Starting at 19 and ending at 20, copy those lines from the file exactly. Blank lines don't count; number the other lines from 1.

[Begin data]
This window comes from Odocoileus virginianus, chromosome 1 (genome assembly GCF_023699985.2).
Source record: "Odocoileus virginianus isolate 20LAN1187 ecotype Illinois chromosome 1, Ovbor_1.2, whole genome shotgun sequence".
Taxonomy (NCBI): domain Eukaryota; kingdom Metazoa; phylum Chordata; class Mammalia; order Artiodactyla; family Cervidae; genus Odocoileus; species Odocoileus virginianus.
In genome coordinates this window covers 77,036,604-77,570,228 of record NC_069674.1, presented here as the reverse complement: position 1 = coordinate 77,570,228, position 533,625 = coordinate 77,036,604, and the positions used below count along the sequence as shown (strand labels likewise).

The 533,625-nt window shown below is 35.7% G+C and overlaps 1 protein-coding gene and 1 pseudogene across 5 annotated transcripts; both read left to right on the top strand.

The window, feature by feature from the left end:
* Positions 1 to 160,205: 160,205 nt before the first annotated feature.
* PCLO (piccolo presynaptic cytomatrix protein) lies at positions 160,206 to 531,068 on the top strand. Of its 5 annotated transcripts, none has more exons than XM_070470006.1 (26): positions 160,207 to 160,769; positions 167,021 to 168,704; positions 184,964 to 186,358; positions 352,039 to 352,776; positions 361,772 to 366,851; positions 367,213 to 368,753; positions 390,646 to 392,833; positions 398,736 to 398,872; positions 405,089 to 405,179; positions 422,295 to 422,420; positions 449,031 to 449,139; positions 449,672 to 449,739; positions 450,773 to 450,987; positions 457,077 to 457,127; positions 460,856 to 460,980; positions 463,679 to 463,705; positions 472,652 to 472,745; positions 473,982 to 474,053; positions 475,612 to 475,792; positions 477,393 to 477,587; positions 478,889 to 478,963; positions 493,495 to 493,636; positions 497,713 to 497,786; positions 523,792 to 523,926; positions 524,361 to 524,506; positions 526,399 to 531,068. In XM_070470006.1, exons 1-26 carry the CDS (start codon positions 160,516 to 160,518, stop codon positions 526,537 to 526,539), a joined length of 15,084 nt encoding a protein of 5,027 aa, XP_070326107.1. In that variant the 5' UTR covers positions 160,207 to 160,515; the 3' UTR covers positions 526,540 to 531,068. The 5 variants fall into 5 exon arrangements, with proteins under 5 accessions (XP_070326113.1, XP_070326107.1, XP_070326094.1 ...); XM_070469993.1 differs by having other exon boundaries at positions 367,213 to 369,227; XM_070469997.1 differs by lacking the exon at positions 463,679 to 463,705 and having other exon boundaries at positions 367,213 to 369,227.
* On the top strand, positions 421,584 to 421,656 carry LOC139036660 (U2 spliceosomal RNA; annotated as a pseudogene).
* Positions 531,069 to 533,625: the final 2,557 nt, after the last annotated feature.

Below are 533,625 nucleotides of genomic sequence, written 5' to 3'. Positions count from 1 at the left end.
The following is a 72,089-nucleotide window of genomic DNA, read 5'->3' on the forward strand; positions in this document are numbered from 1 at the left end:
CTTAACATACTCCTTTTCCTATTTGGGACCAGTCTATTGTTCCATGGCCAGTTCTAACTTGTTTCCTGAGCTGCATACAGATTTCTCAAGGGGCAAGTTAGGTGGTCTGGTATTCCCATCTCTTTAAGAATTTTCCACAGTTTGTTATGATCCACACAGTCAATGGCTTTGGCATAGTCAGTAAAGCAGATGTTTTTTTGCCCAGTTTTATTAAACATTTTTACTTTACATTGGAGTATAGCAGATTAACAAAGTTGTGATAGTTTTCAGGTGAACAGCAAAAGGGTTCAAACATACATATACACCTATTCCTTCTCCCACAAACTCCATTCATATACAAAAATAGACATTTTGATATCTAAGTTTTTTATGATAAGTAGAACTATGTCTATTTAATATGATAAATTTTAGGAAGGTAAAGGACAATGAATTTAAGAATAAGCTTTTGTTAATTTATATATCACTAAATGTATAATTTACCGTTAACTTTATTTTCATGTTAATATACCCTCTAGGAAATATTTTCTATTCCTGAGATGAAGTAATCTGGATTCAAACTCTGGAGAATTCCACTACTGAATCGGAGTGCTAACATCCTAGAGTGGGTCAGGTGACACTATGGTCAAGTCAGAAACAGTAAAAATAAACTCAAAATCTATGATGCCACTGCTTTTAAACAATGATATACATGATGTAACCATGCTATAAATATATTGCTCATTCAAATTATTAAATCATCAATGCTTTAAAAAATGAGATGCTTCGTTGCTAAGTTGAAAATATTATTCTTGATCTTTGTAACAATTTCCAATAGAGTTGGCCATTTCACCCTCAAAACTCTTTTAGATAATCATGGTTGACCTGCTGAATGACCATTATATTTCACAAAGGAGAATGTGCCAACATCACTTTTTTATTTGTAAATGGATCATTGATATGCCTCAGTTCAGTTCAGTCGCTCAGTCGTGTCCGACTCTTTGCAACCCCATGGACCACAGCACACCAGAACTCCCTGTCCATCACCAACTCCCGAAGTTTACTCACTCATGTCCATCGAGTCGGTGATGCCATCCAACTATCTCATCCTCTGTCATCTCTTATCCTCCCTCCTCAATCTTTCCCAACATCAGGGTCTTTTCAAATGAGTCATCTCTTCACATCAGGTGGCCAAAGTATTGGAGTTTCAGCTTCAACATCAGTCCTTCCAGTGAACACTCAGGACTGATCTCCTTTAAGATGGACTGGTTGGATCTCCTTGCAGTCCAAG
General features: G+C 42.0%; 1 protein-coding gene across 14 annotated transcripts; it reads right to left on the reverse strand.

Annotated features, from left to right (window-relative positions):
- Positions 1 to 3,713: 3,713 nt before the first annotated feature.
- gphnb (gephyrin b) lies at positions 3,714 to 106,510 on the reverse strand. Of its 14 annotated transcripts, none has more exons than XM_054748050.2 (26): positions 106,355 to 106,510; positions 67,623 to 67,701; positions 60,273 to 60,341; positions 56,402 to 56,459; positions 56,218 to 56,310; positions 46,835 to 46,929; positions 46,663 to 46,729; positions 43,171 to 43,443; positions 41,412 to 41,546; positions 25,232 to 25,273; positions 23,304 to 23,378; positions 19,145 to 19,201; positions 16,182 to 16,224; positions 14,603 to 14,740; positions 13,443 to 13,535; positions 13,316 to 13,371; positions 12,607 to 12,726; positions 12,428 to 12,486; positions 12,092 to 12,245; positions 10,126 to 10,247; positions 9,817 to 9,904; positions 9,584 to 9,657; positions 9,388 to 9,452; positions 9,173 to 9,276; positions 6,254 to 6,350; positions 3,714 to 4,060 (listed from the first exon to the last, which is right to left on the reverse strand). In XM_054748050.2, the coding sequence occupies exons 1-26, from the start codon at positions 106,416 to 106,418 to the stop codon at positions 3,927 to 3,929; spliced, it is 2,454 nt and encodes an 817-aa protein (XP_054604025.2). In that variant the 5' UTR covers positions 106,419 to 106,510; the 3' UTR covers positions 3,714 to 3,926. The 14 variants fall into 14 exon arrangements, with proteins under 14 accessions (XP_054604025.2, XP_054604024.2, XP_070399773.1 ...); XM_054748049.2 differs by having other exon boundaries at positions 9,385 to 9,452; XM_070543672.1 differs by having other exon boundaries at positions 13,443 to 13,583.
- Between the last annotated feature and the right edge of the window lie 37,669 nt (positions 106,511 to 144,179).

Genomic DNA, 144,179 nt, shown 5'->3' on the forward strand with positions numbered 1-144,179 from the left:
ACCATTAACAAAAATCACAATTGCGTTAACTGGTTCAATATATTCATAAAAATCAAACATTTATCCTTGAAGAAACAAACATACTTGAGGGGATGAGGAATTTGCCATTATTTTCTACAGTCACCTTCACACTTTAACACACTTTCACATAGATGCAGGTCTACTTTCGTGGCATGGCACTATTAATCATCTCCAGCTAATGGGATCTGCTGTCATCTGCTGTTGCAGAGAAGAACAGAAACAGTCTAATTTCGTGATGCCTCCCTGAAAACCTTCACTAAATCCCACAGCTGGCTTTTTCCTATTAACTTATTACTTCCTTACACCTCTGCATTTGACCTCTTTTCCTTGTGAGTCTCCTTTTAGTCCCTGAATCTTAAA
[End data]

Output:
Genomic DNA, 144,179 nt, shown 5'->3' on the forward strand with positions numbered 1-144,179 from the left:
ACCATTAACAAAAATCACAATTGCGTTAACTGGTTCAATATATTCATAAAAATCAAACATTTATCCTTGAAGAAACAAACATACTTGAGGGGATGAGGAATTTGCCATTATTTTCTACAGTCACCTTCACACTTTAACACACTTTCACATAGATGCAGGTCTACTTTCGTGGCATGGCACTATTAATCATCTCCAGCTAATGGGATCTGCTGTCATCTGCTGTTGCAGAGAAGAACAGAAACAGTCTAATTTCGTGATGCCTCCCTGAAAACCTTCACTAAATCCCACAGCTGGCTTTTTCCTATTAACTTATTACTTCCTTACACCTCTGCATTTGACCTCTTTTCCTTGTGAGTCTCCTTTTAGTCCCTGAATCTTAAA